NASA Unveils Cosmic Images Book in Braille for Blind Readers
At a ceremony held today at the National Federation of the Blind, NASA unveiled a new book that brings majestic images taken by its Great Observatories to the fingertips of the blind. The Great Observatories include NASA's Hubble, Chandra and Spitzer space telescopes.
"Touch the Invisible Sky" is a 60-page book with color images of nebulae, stars, galaxies and some of the telescopes that captured the original pictures. Each image is embossed with lines, bumps and other textures. These raised patterns translate colors, shapes and other intricate details of the cosmic objects, allowing visually impaired people to experience them. Braille and large-print descriptions accompany each of the book's 28 photographs, making the book's design accessible to readers of all visual abilities.
The book contains spectacular images from the Great Observatories and powerful ground-based telescopes. The celestial objects are presented as they appear through visible-light telescopes and different spectral regions invisible to the naked eye, from radio to infrared, visible, ultraviolet and X-ray light.
The book introduces the concept of light and the spectrum and explains how the different observatories complement each others' findings. Readers take a cosmic journey beginning with images of the sun, and travel out into the galaxy to visit relics of exploding and dying stars, as well as the Whirlpool galaxy and colliding Antennae galaxies.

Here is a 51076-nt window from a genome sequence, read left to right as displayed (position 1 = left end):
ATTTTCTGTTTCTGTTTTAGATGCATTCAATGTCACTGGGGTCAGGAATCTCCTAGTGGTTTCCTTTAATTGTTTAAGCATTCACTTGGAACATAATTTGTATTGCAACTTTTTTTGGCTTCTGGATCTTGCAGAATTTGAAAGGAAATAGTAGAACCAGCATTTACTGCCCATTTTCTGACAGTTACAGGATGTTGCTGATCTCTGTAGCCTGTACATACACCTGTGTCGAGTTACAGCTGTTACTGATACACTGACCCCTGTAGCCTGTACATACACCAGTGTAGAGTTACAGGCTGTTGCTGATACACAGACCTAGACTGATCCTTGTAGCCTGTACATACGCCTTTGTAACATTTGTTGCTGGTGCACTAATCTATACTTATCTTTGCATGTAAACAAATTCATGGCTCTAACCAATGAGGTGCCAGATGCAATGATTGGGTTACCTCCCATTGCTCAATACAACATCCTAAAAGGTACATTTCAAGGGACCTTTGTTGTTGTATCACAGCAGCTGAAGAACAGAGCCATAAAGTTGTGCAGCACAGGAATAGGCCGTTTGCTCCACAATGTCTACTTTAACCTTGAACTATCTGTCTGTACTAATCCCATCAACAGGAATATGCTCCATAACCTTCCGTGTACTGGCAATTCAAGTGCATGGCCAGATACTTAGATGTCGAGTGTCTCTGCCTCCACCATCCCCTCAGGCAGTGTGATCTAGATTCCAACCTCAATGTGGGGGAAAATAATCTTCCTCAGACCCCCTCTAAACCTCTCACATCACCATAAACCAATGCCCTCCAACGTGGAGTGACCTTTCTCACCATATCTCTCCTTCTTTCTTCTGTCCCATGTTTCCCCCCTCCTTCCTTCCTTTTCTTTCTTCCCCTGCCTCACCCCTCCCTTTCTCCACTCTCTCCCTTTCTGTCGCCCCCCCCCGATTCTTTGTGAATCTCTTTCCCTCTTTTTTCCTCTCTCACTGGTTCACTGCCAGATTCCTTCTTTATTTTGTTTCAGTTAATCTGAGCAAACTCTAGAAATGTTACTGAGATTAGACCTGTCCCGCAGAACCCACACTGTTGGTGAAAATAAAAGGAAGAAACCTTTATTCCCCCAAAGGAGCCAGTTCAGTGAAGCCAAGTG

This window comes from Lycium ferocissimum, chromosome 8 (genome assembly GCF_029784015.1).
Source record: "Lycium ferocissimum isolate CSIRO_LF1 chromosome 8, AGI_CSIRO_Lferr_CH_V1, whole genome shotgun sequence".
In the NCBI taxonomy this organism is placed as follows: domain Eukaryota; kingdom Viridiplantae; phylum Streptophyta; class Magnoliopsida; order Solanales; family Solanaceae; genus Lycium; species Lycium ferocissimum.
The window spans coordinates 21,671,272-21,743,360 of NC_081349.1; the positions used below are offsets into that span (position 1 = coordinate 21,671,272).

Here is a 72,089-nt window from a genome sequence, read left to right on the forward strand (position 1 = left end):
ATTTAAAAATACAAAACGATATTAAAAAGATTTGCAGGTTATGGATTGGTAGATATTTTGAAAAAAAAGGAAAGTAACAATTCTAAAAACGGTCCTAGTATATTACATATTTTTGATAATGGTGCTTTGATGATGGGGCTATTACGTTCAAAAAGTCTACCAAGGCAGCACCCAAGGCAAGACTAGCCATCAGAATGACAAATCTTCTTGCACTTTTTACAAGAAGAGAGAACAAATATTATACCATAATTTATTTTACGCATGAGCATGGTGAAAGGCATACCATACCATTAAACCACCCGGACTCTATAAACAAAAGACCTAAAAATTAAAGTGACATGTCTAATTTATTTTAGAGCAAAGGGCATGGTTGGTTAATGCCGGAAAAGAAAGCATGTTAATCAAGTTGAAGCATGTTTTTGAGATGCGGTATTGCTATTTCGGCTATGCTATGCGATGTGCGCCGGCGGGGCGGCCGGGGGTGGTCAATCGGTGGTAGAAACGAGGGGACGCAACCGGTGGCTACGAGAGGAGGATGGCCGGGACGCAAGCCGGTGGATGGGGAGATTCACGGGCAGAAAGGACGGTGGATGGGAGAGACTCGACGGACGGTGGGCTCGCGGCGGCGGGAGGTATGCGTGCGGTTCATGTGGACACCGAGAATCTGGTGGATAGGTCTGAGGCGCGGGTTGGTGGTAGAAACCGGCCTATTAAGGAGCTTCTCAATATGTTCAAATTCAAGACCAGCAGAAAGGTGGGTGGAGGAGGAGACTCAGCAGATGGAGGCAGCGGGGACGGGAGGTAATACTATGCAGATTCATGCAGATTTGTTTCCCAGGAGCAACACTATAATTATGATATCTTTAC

"Touch the Invisible Sky" was written by astronomy educator and accessibility specialist Noreen Grice of You Can Do Astronomy LLC and the Museum of Science, Boston, with authors Simon Steel, an astronomer with the Harvard-Smithsonian Center for Astrophysics in Cambridge, Mass., and Doris Daou, an astronomer at NASA Headquarters, Washington.
"About 10 million visually impaired people live in the United States," Grice said. "I hope this book will be a unique resource for people who are sighted or blind to better understand the part of the universe that is invisible to all of us."
The book will be available to the public through a wide variety of sources, including the National Federation of the Blind, Library of Congress repositories, schools for the blind, libraries, museums, science centers and Ozone Publishing.
"We wanted to show that the beauty and complexity of the universe goes far beyond what we can see with our eyes!" Daou said.
"The study of the universe is a detective story, a cosmic 'CSI,' where clues to the inner workings of the universe are revealed by the amazing technology of modern telescopes," Steel said. "This book invites everyone to join in the quest to unlock the secrets of the cosmos."
"One of the greatest challenges faced by blind students who are interested in scientific study is that certain kinds of information are not available to them in a non-visual form," said Marc Maurer, president of the National Federation of the Blind. "Books like this one are an invaluable resource because they allow the blind access to information that is normally presented through visual observation and media. Given access to this information, blind students can study and compete in scientific fields as well as their sighted peers."
The prototype for this book was funded by an education grant from the Chandra mission, and production was a collaborative effort by the NASA space science missions, which provide the images, and other agency sources.
NASA's Jet Propulsion Laboratory, Pasadena, Calif., manages the Spitzer Space Telescope mission for NASA's Science Mission Directorate, Washington. Science operations are conducted at the Spitzer Science Center at the California Institute of Technology, also in Pasadena. Caltech manages JPL for NASA.